So at first she didn’t acknowledge that something was wrong with her heart. She barely registered the way it felt heavier than before. She noticed it tired more easily, and told its stories in less words than it used to. When she finally took it out to examine it, she was surprised to find sharp objects lodged in her heart’s soft underbelly. A pebble. A rusted nail. A piece of wire. Small wounds, small pins, pressed into its flesh by others’ hands, driven by a petty feeling of unfairness. She tried to pry the objects free, but her heart squirmed into her palm. A trickle of blood slid down one trembling finger. She didn’t want to cause it more pain. She watched scar tissue form around the foreign objects. She waited for them to become a part of her heart’s flesh until she dared touch its new, hardened surface. She recalled people telling her what a beautiful heart she had. She thought of that, and grieved.
She realized she would do her heart a cruel injustice if she kept showing it to people. She would have to learn to live with the reality of not letting them see the whole of who she was.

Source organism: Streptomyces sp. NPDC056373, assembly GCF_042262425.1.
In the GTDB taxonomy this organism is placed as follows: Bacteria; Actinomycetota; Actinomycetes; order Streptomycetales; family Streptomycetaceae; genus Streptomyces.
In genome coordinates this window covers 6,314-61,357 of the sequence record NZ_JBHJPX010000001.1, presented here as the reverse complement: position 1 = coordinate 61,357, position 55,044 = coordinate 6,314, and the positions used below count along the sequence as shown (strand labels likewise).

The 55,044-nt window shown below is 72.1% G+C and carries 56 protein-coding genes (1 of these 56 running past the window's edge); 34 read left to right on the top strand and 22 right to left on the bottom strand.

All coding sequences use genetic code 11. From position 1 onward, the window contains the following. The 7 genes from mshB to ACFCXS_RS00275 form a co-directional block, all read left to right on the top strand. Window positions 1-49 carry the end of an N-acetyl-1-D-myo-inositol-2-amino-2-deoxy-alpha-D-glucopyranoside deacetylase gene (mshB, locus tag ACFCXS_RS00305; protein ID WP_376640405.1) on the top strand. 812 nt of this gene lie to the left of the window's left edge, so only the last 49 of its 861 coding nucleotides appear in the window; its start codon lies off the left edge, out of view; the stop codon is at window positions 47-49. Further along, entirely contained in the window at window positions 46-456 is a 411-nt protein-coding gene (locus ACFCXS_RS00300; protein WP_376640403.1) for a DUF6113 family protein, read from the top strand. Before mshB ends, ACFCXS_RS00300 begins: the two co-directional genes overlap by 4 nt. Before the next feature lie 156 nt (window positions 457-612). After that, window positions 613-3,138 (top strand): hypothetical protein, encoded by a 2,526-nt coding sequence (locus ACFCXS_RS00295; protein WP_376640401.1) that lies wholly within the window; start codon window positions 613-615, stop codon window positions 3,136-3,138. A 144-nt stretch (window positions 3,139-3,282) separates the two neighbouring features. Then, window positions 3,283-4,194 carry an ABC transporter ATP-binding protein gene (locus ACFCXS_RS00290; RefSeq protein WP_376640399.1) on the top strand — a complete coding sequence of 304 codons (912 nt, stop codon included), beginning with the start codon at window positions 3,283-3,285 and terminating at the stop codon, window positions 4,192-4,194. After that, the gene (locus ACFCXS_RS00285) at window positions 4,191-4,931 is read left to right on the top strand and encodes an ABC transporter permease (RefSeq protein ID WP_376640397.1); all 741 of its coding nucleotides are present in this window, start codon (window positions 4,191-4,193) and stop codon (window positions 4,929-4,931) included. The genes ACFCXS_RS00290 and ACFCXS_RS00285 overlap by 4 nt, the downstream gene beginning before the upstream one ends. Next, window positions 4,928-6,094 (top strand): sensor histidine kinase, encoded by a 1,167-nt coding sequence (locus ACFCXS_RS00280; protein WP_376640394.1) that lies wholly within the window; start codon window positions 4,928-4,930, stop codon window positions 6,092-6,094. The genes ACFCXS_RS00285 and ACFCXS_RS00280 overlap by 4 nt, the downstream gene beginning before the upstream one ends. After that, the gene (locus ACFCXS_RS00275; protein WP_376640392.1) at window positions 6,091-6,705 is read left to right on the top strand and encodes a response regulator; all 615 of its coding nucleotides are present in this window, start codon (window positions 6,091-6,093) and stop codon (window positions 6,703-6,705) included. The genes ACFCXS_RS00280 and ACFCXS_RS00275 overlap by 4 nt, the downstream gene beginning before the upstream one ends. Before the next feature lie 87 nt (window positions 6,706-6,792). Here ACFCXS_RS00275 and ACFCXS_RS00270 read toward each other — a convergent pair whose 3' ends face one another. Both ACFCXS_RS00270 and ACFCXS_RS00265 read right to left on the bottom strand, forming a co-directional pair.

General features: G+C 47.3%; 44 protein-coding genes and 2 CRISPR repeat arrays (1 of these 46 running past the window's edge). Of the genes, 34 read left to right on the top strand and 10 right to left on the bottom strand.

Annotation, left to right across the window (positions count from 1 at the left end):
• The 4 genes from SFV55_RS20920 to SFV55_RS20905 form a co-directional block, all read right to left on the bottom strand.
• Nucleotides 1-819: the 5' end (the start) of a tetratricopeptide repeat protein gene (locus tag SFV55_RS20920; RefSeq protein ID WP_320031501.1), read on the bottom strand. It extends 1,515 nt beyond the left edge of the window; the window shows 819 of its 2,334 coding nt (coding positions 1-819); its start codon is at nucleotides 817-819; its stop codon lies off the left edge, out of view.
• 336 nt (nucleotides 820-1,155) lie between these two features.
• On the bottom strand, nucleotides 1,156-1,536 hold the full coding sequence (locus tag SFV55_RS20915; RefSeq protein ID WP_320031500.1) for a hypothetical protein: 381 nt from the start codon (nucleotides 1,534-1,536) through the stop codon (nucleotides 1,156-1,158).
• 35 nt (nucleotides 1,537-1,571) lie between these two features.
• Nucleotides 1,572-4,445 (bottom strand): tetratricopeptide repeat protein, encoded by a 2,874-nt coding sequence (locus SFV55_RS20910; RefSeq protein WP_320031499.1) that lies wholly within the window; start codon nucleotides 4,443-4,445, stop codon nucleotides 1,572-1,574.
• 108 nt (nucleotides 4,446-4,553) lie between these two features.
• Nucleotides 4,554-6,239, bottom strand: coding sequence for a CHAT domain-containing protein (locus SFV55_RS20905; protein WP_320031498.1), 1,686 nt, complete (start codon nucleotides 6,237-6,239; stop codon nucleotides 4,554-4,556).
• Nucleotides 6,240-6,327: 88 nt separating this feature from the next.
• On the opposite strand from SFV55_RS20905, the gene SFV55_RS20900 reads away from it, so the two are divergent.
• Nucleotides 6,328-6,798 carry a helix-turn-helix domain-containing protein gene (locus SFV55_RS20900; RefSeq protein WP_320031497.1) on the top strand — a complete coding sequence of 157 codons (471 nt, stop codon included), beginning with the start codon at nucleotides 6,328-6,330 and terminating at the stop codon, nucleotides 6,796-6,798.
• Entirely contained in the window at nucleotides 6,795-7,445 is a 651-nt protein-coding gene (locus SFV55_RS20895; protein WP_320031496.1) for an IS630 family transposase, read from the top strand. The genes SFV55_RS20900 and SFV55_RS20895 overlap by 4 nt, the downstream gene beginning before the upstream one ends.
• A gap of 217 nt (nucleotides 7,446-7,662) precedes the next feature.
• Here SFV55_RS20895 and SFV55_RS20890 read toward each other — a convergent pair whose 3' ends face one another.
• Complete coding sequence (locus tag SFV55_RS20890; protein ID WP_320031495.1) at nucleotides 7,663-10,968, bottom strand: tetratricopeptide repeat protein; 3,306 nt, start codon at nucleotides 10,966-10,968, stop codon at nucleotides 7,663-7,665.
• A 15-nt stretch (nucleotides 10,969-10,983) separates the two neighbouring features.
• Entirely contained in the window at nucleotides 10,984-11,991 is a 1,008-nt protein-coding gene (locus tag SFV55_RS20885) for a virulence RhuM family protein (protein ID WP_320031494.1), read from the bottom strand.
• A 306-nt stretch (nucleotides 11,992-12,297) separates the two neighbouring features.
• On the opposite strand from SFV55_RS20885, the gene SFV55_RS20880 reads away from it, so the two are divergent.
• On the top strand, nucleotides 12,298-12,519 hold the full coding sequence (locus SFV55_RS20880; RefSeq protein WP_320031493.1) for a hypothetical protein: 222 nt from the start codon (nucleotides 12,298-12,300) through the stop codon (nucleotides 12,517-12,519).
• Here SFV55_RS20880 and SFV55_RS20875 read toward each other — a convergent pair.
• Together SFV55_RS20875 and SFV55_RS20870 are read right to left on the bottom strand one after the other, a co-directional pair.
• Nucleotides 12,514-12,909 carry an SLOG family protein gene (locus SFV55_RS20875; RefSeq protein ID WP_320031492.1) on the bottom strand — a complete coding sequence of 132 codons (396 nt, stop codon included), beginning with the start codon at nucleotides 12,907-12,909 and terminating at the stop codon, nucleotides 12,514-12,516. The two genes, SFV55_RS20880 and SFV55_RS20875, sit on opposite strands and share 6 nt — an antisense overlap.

She began to hide her regard for her heart from the rest of the world. She still let it fly with the birds and roam with the winds, but secretly, and never for too long. She started to pick more carefully who to show her heart to. She didn’t offer it to strangers anymore, and even when she did, she didn’t let people touch it. And she kept her gaze on their faces, so she was able to see how their mouths curved with malicious satisfaction when they pointed at the scars and remarked that her heart was changed. Somehow their words opened new cuts inside of her, ones that didn’t bleed through her heart’s flesh but through her eyes. Some nights she bled so much she thought she felt the way they must feel, with their hollow, lonely chests.